Anonymous said...

guess who's going to be paying for all the fun tbtf had....good night irene!

Robert Samuelson Redefines "Wealthy"
In a piece titled "Why Are We In This Debt Fix? It's the elderly stupid," Samuelson tells readers:

"some elderly live hand-to-mouth; many more are comfortable, and some are wealthy. The Kaiser Family Foundation reports the following for Medicare beneficiaries in 2010: 25 percent had savings and retirement accounts averaging $207,000 or more."

Anonymous said...

Good read....

Who are this ‘we’ of which you speak, Tyler Cowen?

Why were banks so easily persuaded that, via the magicks of tranching and diversification, lending into obviously questionable real projects was so safe that any downside risk could safely be socialized? The banking sector’s job is to convert a portfolio of real investment into money that is ultimately backed by the state, and its responsibility is to do so in a manner such that the likelihood realized values will in aggregate undershoot funds advanced is negligible, without recourse, directly or indirectly, to any heroic government stabilization. “Mistake” is not a remotely sufficient characterization of what occurred. There were discernible incentives behind the banking sector’s misbehavior. Throughout the securitization chain, conservative valuation practices were entirely inconsistent with maximizing employee and shareholder wealth. And why did institutional money trust bank and rating agency valuations when money managers were not too stupid to understand that high yield and low risk make for a fishy combination? Again, the answer is not some kind of sunspot. Agents were well paid not to question “money center banks”, for whose misjudgments and misrepresentations they could never reasonably be blamed.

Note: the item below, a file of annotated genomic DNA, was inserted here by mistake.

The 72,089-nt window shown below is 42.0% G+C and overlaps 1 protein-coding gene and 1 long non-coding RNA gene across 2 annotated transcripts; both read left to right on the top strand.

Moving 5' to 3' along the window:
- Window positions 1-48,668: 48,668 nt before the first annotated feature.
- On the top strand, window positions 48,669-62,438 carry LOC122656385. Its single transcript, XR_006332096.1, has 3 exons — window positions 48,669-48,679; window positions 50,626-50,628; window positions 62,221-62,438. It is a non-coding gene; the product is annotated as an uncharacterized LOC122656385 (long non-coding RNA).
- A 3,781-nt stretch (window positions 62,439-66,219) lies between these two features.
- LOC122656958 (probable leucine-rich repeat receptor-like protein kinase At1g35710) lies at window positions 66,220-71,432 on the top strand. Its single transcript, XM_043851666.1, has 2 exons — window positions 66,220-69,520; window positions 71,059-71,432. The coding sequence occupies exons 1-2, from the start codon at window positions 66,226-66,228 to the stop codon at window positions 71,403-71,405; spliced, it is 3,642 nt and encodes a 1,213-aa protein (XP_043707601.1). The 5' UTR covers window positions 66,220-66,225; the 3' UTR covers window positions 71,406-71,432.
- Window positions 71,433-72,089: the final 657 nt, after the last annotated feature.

{But, in fact, it is not “institutions” that buy this paper, but managers who are paid for performance. And from a manager’s perspective, all these securities do trade, about once a year, when bonuses and performance fees are taken. During bonus season, hypothetical valuations of illiquid securities become converted into liquid nonrefundable cash, just like during an ordinary sale. Institutions effectively purchase securities from themselves, at arbitrarily high prices, and pay their managers a commission for the privilege. Financial innovation truly has been a wonder these last years. Institutions have cut out the middlemen and become their own greater fools, to the benefit of managers and the detriment of other stakeholders.}

Larry Rubinoff said...

Anonymous said...

"Whether or not you like the debt deal...this seems very screwed up!"

Yes Anonymous, it is. More power in the hands of a few, less liberty for the population. As I have been calling our system of government for quite some time now - a Democratic Dictatorship!

Anonymous said...

Revolving Door at S.E.C. Is Hurdle to Crisis Cleanup

Perhaps more important, his role once again raises questions about the revolving door between Washington and Wall Street at a time when public distrust about the agency and its lack of enforcement action against the culprits of the crisis is running high.

It is a common question as the government increasingly looks to fill its ranks with regulatory officials proficient in the language of Wall Street. Robert S. Khuzami, the S.E.C.’s director of enforcement, was previously the general counsel of Deutsche Bank. The agency tapped Eileen Rominger, the former global chief investment officer at Goldman Sachs Asset Management, as its director of investment management.

“The revolving door is such a dominant fact about the S.E.C.’s culture,” said John C. Coffee Jr., a Columbia Law School professor. “You get people who go to Washington for one to three years and then go back to Wall Street.”